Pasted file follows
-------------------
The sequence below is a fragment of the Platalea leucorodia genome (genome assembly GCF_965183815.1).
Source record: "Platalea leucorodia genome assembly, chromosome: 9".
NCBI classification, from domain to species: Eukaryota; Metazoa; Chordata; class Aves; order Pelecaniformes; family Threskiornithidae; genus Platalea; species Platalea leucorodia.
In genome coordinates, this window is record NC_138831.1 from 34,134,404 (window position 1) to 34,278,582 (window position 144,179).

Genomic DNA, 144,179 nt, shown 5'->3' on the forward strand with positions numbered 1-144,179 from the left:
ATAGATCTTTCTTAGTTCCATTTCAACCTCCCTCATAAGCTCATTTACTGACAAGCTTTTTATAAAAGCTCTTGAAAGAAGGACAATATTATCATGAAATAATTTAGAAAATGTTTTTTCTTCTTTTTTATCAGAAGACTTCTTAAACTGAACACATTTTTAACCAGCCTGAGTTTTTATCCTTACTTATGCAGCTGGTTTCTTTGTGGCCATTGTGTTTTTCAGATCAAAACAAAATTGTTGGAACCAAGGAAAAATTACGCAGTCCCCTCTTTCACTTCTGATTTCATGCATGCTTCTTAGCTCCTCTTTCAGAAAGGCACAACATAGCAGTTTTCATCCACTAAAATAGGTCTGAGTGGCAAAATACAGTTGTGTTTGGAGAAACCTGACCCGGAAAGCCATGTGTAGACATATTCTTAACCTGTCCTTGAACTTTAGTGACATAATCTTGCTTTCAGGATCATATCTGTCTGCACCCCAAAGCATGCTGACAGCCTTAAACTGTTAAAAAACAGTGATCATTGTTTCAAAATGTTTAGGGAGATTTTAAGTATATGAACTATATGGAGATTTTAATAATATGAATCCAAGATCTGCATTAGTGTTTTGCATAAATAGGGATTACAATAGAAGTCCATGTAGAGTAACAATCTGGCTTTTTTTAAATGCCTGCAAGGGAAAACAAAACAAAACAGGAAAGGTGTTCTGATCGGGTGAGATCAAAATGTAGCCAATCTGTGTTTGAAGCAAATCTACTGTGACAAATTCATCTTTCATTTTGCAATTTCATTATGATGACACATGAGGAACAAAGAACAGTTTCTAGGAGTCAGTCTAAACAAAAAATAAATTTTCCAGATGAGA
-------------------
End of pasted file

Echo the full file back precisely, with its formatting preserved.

The sequence below is a fragment of the Platalea leucorodia genome (genome assembly GCF_965183815.1).
Source record: "Platalea leucorodia genome assembly, chromosome: 9".
NCBI classification, from domain to species: Eukaryota; Metazoa; Chordata; class Aves; order Pelecaniformes; family Threskiornithidae; genus Platalea; species Platalea leucorodia.
In genome coordinates, this window is record NC_138831.1 from 34,134,404 (window position 1) to 34,278,582 (window position 144,179).

Genomic DNA, 144,179 nt, shown 5'->3' on the forward strand with positions numbered 1-144,179 from the left:
ATAGATCTTTCTTAGTTCCATTTCAACCTCCCTCATAAGCTCATTTACTGACAAGCTTTTTATAAAAGCTCTTGAAAGAAGGACAATATTATCATGAAATAATTTAGAAAATGTTTTTTCTTCTTTTTTATCAGAAGACTTCTTAAACTGAACACATTTTTAACCAGCCTGAGTTTTTATCCTTACTTATGCAGCTGGTTTCTTTGTGGCCATTGTGTTTTTCAGATCAAAACAAAATTGTTGGAACCAAGGAAAAATTACGCAGTCCCCTCTTTCACTTCTGATTTCATGCATGCTTCTTAGCTCCTCTTTCAGAAAGGCACAACATAGCAGTTTTCATCCACTAAAATAGGTCTGAGTGGCAAAATACAGTTGTGTTTGGAGAAACCTGACCCGGAAAGCCATGTGTAGACATATTCTTAACCTGTCCTTGAACTTTAGTGACATAATCTTGCTTTCAGGATCATATCTGTCTGCACCCCAAAGCATGCTGACAGCCTTAAACTGTTAAAAAACAGTGATCATTGTTTCAAAATGTTTAGGGAGATTTTAAGTATATGAACTATATGGAGATTTTAATAATATGAATCCAAGATCTGCATTAGTGTTTTGCATAAATAGGGATTACAATAGAAGTCCATGTAGAGTAACAATCTGGCTTTTTTTAAATGCCTGCAAGGGAAAACAAAACAAAACAGGAAAGGTGTTCTGATCGGGTGAGATCAAAATGTAGCCAATCTGTGTTTGAAGCAAATCTACTGTGACAAATTCATCTTTCATTTTGCAATTTCATTATGATGACACATGAGGAACAAAGAACAGTTTCTAGGAGTCAGTCTAAACAAAAAATAAATTTTCCAGATGAGA